Focus on the reality in your life “Now”. There may be some anger, nervous tension, and irrigational disappointment along the way, but approaching these feelings with honesty and acceptance will relieve the added pressure in your life. There will be no clarity if you are not honest about your feelings. Taking the time to be still will bring added awareness of the feelings that are being experienced at any given time. Start by taking a series of deep focused breaths to label what is being felt and why. That way the feelings can be pinpointed and explored at a deeper level.
Taking these new actions will be life-changing. The conscious choice to apply self-compassion, honesty, and stillness will heighten awareness and result in the acceptance needed to move forwarded with a healthy perspective that lets go of the uncontrollable.
Acceptance and Our Client
Coaches help clients identify the blind spots that could be hindering the client from taking the essential steps needed to make lasting change in their lives. A client that has control issues holding them back will need added support to peel back the triggers and underlying beliefs. The support of a coach is a positive asset for anyone willing to push forward to make lasting change.
Here are a few questions a coach may ask:
- What responsibility do you need to take to move forward?
- How could acceptance help you right now?
- What values does this behavior reflect?
- What have you learned from this?
- What could you do to make life a better experience moving forward?
- What is the legacy you want to leave behind?
- How can you live each day with an open heart?
- If you could create the world around you, what would it look like?
The coach takes an objective approach with the questions and challenges the client to think thoughtfully while holding them accountable to make the lasting change they seek in their lives. Keeping the space judgment-free and safe gives the client the ability to develop new awareness and clarity.
Looking back on my life revealed “Control” as a critical puzzle piece for this paper. I have found myself immersed in acceptance and I took the time to figure out how I got here and why.
The word “Acceptance” resonates with me on a deeper level as there were points in my life where I could have avoided stress and worry if I would have implemented more Acceptance into my daily life. Fighting against reality never pushed me ahead. Instead, it held me back and brought more of what I didn’t want or need. Developing a deeper self-awareness helped bring acceptance into my life. Coming to a point of Acceptance in my personal life has taught me to always seek out the change I want to see while letting go of the stress and fear of not having what I wanted right then and there.
The why started with parenting and not realizing I was controlling in any shape or form. In the early years of raising my oldest daughter, I believed my way was the only right way. I did not realize how controlling I was being with her though. It wasn’t until I had my second daughter that I had a tough realization. I noticed the energy that I was using to control my oldest daughter when I had to split my attention between the two of them. I noticed that I was being a “helicopter parent” with my oldest. She was headstrong and would not budge on all of my rules. Although she was only 3 at the time, I felt as if I was fighting against myself. This was leaving me to disappoint and frustrated. This wasn’t how I wanted to parent my kids. I felt defeated! Somehow I knew deep down that it wasn’t about my daughter. It was about me. Trying to control everything did not foster stability. It did the opposite. I spent weeks reflecting in my journal about when I felt the most frustrated. After two or more weeks of reflecting without judgment, I noticed that I was naturally coming to a place of acceptance with my girls. Spending the time to reflect daily opened me up to new awareness about who I wanted to be as a parent and ways to start implementing it into my life. I completely let go of the idea of molding my daughter into the vision I had for her. I still had rules to ensure she was respectful and kind to others but embraced the fact that she was her person. I was constantly asking myself “how can I accept today and this moment in time?”. Meditation and exercise soon became a daily habit I heavily leaned on to achieve a clear state of mind for creativity and improved interactions with my family.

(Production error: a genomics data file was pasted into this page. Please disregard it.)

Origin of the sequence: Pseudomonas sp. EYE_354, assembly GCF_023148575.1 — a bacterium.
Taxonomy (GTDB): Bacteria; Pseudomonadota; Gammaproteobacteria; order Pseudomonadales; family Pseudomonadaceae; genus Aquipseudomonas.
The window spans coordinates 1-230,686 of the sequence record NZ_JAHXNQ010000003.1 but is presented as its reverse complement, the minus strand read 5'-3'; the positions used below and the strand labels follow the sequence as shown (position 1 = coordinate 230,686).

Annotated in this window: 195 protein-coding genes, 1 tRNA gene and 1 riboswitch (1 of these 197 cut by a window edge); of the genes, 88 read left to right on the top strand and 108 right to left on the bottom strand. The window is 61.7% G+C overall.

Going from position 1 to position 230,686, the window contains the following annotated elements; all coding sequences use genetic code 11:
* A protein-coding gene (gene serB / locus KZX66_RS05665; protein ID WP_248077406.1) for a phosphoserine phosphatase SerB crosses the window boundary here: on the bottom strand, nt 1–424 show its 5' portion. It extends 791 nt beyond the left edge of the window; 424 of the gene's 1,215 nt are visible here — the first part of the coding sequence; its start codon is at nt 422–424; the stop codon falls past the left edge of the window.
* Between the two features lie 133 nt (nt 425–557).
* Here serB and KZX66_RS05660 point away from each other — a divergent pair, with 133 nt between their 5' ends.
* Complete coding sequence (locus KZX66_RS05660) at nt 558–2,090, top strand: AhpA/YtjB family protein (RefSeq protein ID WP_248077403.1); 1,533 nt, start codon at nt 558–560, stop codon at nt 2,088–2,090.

We all know that kids don’t come with a handbook, but they come into our lives to consistently teach and challenge us while we learn about ourselves. Over the years, surrendering to acceptance hasn’t been easy as a parent, wife, or colleague yet it has allowed me to grow, stay authentic and vulnerable with my loved ones.
RAJ RAGHUNATHAN: Why Losing Control Can Make You Happier | (2016)
Margarita Tartakovsky: When You Crave Control of Everything M.S (2018)